AMPHIBIAWEB
Bokermannohyla izecksohni
family: Hylidae
subfamily: Hylinae

© 2015 Sandra Goutte (1 of 1)

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Conservation Status (definitions)
IUCN (Red List) Status Critically Endangered (CR)
See IUCN account.
CITES No CITES Listing
Other International Status None
National Status None
Regional Status None

   

Description
Bokermannohyla izecksohni is a medium-size hylid frog, reaching a maximum of 51 mm in snout-vent length (Jim and Caramaschi 1979, cited in Caramaschi and Feio 1990). Adults are light brown with a mottled pattern and have yellow coloration on their sides (see photos in Toledo et al. 2008, and Araújo et al. 2009).

Distribution and Habitat

Country distribution from AmphibiaWeb's database: Brazil

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Four individuals of this species have been collected from three locations in the state of São Paulo, southeastern Brazil. The type locality is at Rubião Júnior, municipality of Botucatu, in a small remnant patch of mesophytic semideciduous Forest at about 900 m a.s.l. (Jim and Caramaschi 1979). The type specimen was collected at a temporary pool (Jim and Caramaschi 1979). In 2005 and 2006 three additional individuals of B. izecksohni were found at two different localities in the state of São Paulo, about 220 km southeast of the type locality (Toledo et al. 2008). An adult female was collected at the Parque Estadual da Serra do Mar (PESM), Núcleo Curucutu, municipality of Itanhaém (at approximately 700 a.s.l.), and an adult male and an adult female were collected in the municipality of Cotia (at about 900 m a.s.l.). These three individuals were found inside forest, perched on tree branches near tiny streams (Toledo et al. 2008).

Life History, Abundance, Activity, and Special Behaviors
Bokermannohyla izecksohni appears to breed in temporary ponds (Stuart et al. 2008). Males of this species were considered voiceless as they do not appear to have vocal sacs (Jim and Caramaschi 1979). However, a distress call has been recorded (Toledo and Haddad 2009).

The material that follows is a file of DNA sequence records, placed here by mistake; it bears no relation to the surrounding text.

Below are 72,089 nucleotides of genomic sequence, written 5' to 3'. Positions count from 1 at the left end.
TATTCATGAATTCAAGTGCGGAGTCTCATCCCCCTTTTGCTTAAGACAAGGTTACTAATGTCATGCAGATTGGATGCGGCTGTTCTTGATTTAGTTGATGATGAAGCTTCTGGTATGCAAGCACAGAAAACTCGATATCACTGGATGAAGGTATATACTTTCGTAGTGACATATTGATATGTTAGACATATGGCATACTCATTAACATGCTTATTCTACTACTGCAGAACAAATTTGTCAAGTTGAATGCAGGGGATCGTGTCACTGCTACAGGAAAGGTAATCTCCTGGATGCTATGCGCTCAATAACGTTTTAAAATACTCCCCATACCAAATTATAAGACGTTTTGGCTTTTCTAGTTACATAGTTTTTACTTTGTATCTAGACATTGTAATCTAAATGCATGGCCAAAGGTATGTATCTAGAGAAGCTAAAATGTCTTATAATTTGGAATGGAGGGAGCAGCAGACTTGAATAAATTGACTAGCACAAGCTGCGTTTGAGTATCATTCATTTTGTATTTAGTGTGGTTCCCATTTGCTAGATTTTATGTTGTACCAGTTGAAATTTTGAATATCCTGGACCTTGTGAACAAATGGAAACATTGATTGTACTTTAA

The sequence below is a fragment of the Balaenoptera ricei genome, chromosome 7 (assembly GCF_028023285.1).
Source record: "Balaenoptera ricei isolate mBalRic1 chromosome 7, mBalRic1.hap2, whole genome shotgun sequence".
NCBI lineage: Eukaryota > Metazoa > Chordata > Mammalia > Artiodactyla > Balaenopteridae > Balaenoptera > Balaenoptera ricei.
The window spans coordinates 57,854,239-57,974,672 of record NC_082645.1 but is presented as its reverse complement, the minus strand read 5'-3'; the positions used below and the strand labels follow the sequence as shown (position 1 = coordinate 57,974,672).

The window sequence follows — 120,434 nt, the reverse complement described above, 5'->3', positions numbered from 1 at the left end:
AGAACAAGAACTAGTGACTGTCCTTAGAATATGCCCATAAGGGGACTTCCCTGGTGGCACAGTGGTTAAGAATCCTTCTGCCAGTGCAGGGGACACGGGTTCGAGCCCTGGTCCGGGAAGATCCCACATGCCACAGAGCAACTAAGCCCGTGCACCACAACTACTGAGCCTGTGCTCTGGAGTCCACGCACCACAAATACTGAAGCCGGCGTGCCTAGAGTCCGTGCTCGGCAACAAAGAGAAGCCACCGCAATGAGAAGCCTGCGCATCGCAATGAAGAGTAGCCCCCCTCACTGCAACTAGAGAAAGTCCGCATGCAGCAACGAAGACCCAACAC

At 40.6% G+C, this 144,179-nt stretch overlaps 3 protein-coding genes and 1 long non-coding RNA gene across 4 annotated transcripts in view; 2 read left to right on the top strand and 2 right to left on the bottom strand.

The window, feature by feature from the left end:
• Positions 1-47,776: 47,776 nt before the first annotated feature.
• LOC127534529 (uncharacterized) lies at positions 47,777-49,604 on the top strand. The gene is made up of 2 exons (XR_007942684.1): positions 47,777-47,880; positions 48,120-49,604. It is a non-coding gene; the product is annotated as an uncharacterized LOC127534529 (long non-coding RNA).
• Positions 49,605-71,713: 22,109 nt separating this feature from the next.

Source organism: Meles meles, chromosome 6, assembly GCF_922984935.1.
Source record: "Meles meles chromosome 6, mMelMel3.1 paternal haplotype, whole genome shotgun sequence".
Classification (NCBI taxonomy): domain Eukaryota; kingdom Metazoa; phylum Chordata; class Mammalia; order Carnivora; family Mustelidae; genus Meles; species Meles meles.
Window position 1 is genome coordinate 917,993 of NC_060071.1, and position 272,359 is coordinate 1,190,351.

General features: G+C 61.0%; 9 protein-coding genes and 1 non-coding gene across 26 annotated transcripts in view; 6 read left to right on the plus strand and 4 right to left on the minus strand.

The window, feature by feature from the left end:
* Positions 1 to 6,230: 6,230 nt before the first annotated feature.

Trends and Threats
The type locality has been destroyed by deforestation due to agriculture and human settlement (Stuart et al. 2008). This species is found only in the state of São Paulo, in southeastern Brazil, and has rarely been seen (Stuart et al. 2008). although it may occur more widely in the Atlantic Forest than initially believed and additional surveys are needed (Toledo et al. 2008). The known range does not overlap with any protected areas (Stuart et al. 2008).

Possible reasons for amphibian decline

General habitat alteration and loss
Habitat modification from deforestation, or logging related activities
Intensified agriculture or grazing
Loss of genetic diversity from small population phenomena

Comments
This species was first described by Jim and Caramaschi (1979), as Hyla izecksohni.

References

Araújo, O. G. dos Santos, Toledo, L. F., Garcia, P. C. A., and Haddad, C. F. B. (2009). ''The amphibians of São Paulo State, Brazil.'' Biota Neotropica, 9, 197-209.

Caramaschi, U., and Feio, R. N. (1990). ''A new species of Hyla (Anura, Hylidae) from southern Minas Gerais, Brazil.'' Copeia, 1990, 542-546.

Jim, J., and Caramaschi, U. (1979). ''Uma nova espécie de Hyla da região de Botucatu, São Paulo, Brasil (Amphibia, Anura).'' Revista Brasileira de Biologia, 39, 717-719.

Stuart, S., Hoffmann, M., Chanson, J., Cox, N., Berridge, R., Ramani, P., and Young, B. (eds) (2008). Threatened Amphibians of the World. Lynx Edicions, IUCN, and Conservation International, Barcelona, Spain; Gland, Switzerland; and Arlington, Virginia, USA.

Toledo, L. F., and Haddad, C. F. B. (2009). ''Defensive vocalizations of neotropical anurans.'' South American Journal of Herpetology, 4(1), 25-42.

Toledo, L., Brasileiro, C., Araujo, O., and Haddad, C. (2008). ''Notes of geographic distribution: Amphibia, Anura, Hylidae, Bokermannohyla izecksohni: distribution extension.'' Check List, 4(4), 442-444.



Written by Meghan Bishop (meghanrbishop AT yahoo.com), San Francisco State University
First submitted 2010-06-24
Edited by Kellie Whittaker (2011-04-11)



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Citation: AmphibiaWeb: Information on amphibian biology and conservation. [web application]. 2016. Berkeley, California: AmphibiaWeb. Available: http://amphibiaweb.org/. (Accessed: Jun 25, 2016).

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